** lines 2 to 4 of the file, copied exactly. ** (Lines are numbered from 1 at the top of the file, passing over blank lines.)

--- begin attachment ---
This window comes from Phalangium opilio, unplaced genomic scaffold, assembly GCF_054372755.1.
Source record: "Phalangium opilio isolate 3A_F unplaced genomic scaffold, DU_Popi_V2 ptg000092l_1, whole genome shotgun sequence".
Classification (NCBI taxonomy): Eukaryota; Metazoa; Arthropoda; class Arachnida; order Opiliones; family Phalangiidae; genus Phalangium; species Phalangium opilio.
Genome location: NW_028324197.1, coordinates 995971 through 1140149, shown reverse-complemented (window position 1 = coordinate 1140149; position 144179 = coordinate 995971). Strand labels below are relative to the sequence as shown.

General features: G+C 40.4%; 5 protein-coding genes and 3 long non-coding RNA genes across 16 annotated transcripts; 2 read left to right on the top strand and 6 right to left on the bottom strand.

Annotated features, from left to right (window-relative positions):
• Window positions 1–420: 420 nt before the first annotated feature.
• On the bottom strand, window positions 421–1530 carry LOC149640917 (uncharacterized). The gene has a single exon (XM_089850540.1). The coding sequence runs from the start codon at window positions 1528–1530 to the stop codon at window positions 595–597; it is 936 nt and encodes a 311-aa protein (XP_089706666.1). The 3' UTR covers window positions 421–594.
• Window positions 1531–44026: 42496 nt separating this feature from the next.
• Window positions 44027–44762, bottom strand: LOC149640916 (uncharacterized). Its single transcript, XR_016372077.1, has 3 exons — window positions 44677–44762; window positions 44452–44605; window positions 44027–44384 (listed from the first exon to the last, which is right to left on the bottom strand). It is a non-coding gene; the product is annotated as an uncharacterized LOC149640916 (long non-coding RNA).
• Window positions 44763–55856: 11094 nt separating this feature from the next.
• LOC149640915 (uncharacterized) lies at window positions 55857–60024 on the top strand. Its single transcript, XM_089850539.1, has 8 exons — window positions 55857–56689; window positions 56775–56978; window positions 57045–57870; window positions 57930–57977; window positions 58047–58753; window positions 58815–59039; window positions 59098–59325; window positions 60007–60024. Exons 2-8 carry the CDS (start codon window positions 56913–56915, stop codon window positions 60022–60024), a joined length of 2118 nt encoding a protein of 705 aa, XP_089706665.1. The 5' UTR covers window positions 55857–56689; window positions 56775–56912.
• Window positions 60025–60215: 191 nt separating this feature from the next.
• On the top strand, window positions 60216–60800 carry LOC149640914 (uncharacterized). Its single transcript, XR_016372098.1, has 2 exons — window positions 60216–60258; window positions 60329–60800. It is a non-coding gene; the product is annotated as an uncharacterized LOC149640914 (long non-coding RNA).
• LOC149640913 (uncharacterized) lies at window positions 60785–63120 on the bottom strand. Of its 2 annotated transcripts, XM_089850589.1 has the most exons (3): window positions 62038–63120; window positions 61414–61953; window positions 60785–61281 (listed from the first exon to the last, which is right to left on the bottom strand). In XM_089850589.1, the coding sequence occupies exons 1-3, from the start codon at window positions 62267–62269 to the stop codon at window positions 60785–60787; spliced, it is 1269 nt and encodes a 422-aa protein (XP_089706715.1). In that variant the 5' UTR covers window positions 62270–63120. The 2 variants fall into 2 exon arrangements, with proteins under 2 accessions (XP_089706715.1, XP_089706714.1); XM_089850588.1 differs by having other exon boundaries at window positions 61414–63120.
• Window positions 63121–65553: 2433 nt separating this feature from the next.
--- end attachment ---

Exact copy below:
Source record: "Phalangium opilio isolate 3A_F unplaced genomic scaffold, DU_Popi_V2 ptg000092l_1, whole genome shotgun sequence".
Classification (NCBI taxonomy): Eukaryota; Metazoa; Arthropoda; class Arachnida; order Opiliones; family Phalangiidae; genus Phalangium; species Phalangium opilio.
Genome location: NW_028324197.1, coordinates 995971 through 1140149, shown reverse-complemented (window position 1 = coordinate 1140149; position 144179 = coordinate 995971). Strand labels below are relative to the sequence as shown.